The Common Marigold is familiar to everyone, with its pale-green leaves and golden orange flowers. It is said to be in bloom on the calends of every month, hence its Latin name, and one of the names by which it is known in Italy – fiore d’ogni mese – countenances this derivation. It was not named after the Virgin, its name being a corruption of the Anglo-Saxon merso-meargealla, the Marsh Marigold. Old English authors called it Golds or Ruddes. It was, however, later associated with the Virgin Mary, and in the seventeenth century with Queen Mary.
Traditional Uses for Marigold Flower:-
Marigold Flowers have been used to treat conjunctivitis, blepharitis, eczema, gastritis, minor burns including sunburns, warts, and minor injuries such as sprains and wounds.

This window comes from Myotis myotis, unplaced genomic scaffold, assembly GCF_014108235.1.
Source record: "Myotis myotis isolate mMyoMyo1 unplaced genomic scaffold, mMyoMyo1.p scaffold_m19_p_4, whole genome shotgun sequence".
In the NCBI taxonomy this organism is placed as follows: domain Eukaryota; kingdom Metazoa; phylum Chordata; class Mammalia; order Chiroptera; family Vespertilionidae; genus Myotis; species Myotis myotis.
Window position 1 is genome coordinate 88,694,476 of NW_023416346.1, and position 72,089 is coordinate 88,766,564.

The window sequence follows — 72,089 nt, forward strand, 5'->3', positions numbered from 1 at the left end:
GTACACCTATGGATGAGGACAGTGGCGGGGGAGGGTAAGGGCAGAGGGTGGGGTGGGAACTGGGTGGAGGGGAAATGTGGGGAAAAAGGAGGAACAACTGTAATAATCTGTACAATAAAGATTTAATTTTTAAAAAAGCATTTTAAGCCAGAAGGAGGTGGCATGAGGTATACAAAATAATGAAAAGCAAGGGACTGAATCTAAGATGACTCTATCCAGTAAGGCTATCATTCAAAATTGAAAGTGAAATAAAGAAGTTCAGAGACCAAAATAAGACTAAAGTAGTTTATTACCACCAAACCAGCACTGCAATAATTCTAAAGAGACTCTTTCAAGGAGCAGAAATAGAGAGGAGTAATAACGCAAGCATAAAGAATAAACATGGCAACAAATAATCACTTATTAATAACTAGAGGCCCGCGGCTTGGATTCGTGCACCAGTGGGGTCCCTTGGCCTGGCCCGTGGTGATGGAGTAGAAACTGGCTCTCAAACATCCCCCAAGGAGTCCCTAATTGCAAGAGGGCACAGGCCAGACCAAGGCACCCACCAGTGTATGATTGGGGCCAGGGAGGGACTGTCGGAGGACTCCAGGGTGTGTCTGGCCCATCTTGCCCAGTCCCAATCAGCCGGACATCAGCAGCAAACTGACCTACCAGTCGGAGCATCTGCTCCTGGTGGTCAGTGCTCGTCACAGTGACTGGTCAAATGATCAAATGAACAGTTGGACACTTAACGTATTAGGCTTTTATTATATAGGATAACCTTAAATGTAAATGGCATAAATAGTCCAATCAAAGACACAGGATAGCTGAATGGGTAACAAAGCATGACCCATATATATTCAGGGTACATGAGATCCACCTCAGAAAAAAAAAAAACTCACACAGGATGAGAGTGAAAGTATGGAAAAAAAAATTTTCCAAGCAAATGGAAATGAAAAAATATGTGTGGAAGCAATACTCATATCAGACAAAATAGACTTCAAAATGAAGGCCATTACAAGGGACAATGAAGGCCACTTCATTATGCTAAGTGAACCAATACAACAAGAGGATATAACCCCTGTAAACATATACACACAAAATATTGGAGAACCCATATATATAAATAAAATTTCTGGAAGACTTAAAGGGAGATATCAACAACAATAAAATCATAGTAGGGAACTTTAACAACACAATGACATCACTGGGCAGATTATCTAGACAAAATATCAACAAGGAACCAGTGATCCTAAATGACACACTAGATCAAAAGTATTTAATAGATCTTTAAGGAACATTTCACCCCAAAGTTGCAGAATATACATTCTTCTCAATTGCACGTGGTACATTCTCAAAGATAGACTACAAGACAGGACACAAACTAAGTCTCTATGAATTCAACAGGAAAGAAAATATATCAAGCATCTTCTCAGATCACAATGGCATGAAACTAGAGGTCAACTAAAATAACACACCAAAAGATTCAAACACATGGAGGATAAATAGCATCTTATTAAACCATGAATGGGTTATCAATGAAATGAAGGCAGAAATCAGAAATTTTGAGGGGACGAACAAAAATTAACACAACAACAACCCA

Calendula flowers have been considered beneficial in reducing inflammation, wound healing, and used as an antiseptic. Calendula has been used to treat a variety of skin diseases and has been seen effective in treatment of skin ulcerations and eczema.
If taken internally through a tea, it has been used for treatment of stomach ulcers, and inflammation. Calendula has been effective in treating juvenile acne and dry phthiriasis. It has also been used to treat cramps, coughs, and snake bites. Research continues into the healing properties of Calendula.
An infusion of the dried flowers is employed in fevers, as it gently promotes perspiration and throws out any eruption. Marigold flowers are most often in demand for children’s ailments.